>1. You can telnet out of a SV window. Telnet hangs in a layer.
I think you must have a pretty sick implementation of layers
and/or telnet. Telnet works fine for me from a layer, using
either xt or pty based implementations.
Quote:>2. You can have about as many SV windows as you want. Only 6 layers.
7 on the 630, plus optionally 7 more if you decide to use the second
port for host access instead of a printer. A layer on the 630 can
also split into sublayers, and layers that don't need host access
can detach themselves, freeing the channel for use with another layer.
I find in practice I seldom use the 6th layer on my DMD (5620),
just as most of the Sun users I've seen have a whole pile of idle
icons that they practically never access.
Quote:>3. You may belittle speed, but waiting 7 or 10 minutes for layer program
> to load is very irritating.
I imagine it would be! However, it doesn't take 7 or 10 minutes for
anything I know of to download. That would be around 500KB at 19.2KB
(assuming your computer is streams-based, or otherwise good enough to
push the packets at that rate), which is much larger than any DMD
application I know of. Remember, the whole idea is that only the
special interactive portion of an application runs in the terminal;
most of the file management etc. runs on the host. The default
terminal emulator (shell) takes no time at all since it's resident;
typical applications take from 10 seconds to a minute at 9600 baud,
but then with any planning you started the download while you were
still occupied with work in another layer.
If you're talking about downloading over a 1200 baud phone line,
then for fairness you should consider a diskless Sun trying to use
the same facilities for its Net Disk. (I don't think it's even
supported.) If you think the Sun should be configured standalone
(with disk), then for fairness you should consider the 630 with an
attached 3B2 and disk, or some other comparable set-up.
Quote:>4. Being able to icon-ify windows in SV is wonderful...I can put things that
> that I don't need all the time in little icons, and grab them when they
> are useful.
Layer processes can also be designed to do that. I have one..
But they usually aren't, due to difference in philosophy and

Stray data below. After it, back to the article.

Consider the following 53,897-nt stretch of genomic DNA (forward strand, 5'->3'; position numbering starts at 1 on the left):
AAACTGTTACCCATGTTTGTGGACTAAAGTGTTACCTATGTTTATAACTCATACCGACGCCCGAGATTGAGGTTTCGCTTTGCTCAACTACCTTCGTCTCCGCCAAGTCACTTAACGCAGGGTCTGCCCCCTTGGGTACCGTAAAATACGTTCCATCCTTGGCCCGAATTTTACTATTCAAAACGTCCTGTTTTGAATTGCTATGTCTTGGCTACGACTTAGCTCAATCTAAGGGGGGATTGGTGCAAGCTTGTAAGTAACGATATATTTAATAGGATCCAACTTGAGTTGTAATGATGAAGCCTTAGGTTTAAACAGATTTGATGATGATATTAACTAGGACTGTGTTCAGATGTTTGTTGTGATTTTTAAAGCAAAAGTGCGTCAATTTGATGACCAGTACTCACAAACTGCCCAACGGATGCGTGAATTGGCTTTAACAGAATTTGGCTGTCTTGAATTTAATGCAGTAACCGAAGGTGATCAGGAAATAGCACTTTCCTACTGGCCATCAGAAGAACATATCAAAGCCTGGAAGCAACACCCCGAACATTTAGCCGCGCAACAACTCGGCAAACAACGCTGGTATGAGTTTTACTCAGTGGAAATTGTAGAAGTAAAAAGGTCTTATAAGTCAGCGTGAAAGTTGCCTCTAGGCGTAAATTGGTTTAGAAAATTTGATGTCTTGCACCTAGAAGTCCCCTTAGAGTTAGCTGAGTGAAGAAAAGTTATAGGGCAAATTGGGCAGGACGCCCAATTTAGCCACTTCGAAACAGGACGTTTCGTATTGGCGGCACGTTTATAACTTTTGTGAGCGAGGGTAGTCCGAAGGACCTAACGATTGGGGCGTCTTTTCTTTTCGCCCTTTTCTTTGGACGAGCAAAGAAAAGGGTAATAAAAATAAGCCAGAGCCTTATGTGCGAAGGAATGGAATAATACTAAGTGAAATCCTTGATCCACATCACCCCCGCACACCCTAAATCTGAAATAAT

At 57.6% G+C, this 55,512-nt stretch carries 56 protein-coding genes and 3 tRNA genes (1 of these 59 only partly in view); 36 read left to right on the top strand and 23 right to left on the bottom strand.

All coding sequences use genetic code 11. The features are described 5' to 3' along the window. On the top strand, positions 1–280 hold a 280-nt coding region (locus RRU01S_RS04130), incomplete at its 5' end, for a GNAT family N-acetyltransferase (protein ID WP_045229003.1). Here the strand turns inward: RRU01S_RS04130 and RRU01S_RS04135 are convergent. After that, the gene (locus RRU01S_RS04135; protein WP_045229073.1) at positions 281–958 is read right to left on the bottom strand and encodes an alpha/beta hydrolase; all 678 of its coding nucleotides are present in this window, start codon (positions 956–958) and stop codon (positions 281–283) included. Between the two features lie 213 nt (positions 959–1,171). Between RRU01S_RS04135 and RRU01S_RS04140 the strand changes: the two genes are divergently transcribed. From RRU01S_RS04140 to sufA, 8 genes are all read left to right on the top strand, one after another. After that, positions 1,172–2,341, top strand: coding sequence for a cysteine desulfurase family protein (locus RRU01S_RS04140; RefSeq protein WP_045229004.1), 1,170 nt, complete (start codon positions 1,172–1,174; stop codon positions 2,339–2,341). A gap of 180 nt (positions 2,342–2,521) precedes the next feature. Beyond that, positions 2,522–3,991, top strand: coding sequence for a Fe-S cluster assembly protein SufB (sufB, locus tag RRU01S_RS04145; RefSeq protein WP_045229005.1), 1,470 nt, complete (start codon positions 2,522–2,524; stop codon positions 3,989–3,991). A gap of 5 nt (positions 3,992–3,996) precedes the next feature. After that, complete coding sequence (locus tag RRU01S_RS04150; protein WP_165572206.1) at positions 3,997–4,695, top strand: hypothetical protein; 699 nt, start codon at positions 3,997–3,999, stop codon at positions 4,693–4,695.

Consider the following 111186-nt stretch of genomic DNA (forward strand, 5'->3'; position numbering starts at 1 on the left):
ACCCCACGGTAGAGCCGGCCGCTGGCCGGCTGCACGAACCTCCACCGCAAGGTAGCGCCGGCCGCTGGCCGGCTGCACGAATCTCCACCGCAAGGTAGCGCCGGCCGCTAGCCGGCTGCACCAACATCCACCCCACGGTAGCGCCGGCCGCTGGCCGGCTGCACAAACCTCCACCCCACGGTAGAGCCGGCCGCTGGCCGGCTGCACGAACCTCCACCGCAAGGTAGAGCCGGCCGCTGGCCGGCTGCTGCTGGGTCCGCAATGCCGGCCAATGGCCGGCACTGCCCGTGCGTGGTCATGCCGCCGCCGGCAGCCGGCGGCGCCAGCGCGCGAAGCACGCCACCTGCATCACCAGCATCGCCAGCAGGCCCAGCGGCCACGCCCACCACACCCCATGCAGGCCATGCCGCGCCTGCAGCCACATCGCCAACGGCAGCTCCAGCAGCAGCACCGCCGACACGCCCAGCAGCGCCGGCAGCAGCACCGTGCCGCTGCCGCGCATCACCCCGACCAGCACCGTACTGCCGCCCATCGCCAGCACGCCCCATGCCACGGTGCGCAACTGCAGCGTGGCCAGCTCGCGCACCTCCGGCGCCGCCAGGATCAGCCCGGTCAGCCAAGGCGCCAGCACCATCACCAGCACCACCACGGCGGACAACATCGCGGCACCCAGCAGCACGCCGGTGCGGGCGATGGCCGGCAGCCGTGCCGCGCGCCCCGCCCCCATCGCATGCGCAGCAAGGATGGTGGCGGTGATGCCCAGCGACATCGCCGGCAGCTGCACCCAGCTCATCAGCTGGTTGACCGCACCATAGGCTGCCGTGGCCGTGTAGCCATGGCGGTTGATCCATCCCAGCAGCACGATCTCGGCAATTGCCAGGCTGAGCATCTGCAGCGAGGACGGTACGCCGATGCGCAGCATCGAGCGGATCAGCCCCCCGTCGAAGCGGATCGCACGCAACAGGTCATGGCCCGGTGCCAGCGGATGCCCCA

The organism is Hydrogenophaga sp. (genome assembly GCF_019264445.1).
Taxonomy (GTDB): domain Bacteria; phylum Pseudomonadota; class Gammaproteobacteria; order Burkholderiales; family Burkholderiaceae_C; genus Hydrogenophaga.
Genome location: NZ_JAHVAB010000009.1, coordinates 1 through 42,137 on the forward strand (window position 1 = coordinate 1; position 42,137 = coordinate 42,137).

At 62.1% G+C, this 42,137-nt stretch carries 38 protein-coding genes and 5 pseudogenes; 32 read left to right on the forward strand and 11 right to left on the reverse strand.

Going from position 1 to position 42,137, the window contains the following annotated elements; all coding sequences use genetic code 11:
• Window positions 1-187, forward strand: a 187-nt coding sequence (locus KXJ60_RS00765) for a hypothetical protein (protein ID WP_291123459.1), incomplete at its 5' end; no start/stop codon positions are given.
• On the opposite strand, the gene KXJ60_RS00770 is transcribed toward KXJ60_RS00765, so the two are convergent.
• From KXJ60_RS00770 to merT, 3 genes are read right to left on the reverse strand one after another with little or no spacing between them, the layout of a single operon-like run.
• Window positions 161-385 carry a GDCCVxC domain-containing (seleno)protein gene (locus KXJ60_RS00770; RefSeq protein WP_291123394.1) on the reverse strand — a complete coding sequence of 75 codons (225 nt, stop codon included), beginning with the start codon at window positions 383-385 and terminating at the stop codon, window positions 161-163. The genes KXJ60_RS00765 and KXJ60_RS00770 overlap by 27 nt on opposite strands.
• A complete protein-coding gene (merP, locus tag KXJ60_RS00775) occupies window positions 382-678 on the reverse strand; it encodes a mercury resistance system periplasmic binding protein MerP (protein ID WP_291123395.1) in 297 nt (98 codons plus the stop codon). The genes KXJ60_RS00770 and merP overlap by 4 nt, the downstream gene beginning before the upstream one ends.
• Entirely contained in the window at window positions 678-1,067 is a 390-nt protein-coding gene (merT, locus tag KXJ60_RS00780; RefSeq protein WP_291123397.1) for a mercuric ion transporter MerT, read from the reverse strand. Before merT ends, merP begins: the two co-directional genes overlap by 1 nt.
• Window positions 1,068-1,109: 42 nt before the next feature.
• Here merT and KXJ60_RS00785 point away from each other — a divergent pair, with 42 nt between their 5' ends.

in operating environment. Indeed, although they appear
similar, due to both having bit-mapped displays and both
(typically) having a UNIX on tap, the difference in environment
is quite visible to the programmer. Depending on what you want
to do, one or the other might be the best fit; neither is
Quote:>5. "toolplaces" in SV : this lets me set up my windows the way I want,
> without having to calculate screen positions.
The .layers (or .mpxrc) file specifies initial layer windows and
processes. Somehow I don't have much trouble with calculations,
given that 1 inch = 100 pixels.
Quote:>6. When you exit a shell in a SV window, the window closes. In layers, it
> just sits there, unusable.
Wrong; if you have a sensible host multiplexer ("layers" utility),
termination of the host process (often, but not always, a shell)
attached to a layer channel will cause the layer to be deleted, and
Quote:>7. Support programs. The SunView support is vastly superior, such as
> the icon editor, font editor, mail, etc.
The DMD has had an icon editor for many years now. I admit that a
font editor would be useful. There is undoubtedly some wonderful
software available for either display type that is not available
yet for the other. AT&T's poor marketing of the DMD did not help
layers software availability.
Sorry to go on at such length, but with both a Sun and a 5620 on
my desk (and a 630 nearby) I thought a more balanced appraisal
might be appropriate.